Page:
The bulk of the formation is composed of siltstone and claystone redbeds.
Pictured are the tops of the individual beds. The 1 cm bars are accurate, to show scale.
A few months after dropping some specimens off with the Oklahoma Geological Survey, they told me that there were probably "arthropod locomotion marks". Being busy with life in general, I accepted the answer without trying to determine "what sort of arthropods".
Recently, while looking at some of the slabs, I revisited a point of previous curiosity. Each trackway seemed to not have a companion for the opposite side of the critter. Perhaps because the critter was wider than the slab of rock.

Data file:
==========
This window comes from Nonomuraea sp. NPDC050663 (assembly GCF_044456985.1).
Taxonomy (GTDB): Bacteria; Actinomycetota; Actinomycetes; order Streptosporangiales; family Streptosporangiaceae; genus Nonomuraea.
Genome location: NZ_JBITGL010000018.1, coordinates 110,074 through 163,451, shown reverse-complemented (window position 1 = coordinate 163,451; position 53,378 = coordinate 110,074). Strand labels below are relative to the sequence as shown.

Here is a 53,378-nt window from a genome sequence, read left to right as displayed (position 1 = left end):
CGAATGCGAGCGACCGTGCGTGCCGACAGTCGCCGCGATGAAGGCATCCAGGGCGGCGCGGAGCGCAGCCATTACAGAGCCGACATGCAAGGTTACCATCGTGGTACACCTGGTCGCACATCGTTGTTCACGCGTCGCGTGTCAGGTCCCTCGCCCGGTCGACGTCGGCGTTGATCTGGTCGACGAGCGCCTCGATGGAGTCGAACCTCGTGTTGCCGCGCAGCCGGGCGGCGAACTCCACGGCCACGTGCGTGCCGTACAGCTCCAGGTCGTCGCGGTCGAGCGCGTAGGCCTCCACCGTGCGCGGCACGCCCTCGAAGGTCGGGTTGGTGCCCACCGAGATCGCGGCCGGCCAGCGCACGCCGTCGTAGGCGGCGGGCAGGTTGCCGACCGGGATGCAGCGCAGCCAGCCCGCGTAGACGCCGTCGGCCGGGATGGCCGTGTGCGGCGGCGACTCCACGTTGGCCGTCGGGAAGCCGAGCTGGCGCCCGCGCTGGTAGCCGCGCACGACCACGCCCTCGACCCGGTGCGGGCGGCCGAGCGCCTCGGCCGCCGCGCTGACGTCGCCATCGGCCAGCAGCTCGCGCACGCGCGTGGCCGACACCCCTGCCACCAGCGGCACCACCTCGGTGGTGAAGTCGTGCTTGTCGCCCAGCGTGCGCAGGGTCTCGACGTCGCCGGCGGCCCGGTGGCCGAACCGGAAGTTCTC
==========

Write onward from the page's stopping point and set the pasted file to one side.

So I started doing an internet search of Permian arthropods. An early result gave the word "Arthropleurid" as a likely suspect. An Arthropleurid was a large, centipede-like critter, in some cases up to 6 feet long. A later result gave this article, concerning the Late Pennsylvanian Cutler Group, in northcentral New Mexico.
If I get a chance to revisit the area, I will be looking for wider slabs, to hopefully find more-complete trackways and to document the occurrence a little better. Would like to maybe do a short paper/talk, maybe for a future GSA regional meeting. Or if I don't, maybe I will have somehow inspired someone else (in Oklahoma) to do so.
[The comments were generated with the original 2007 post.]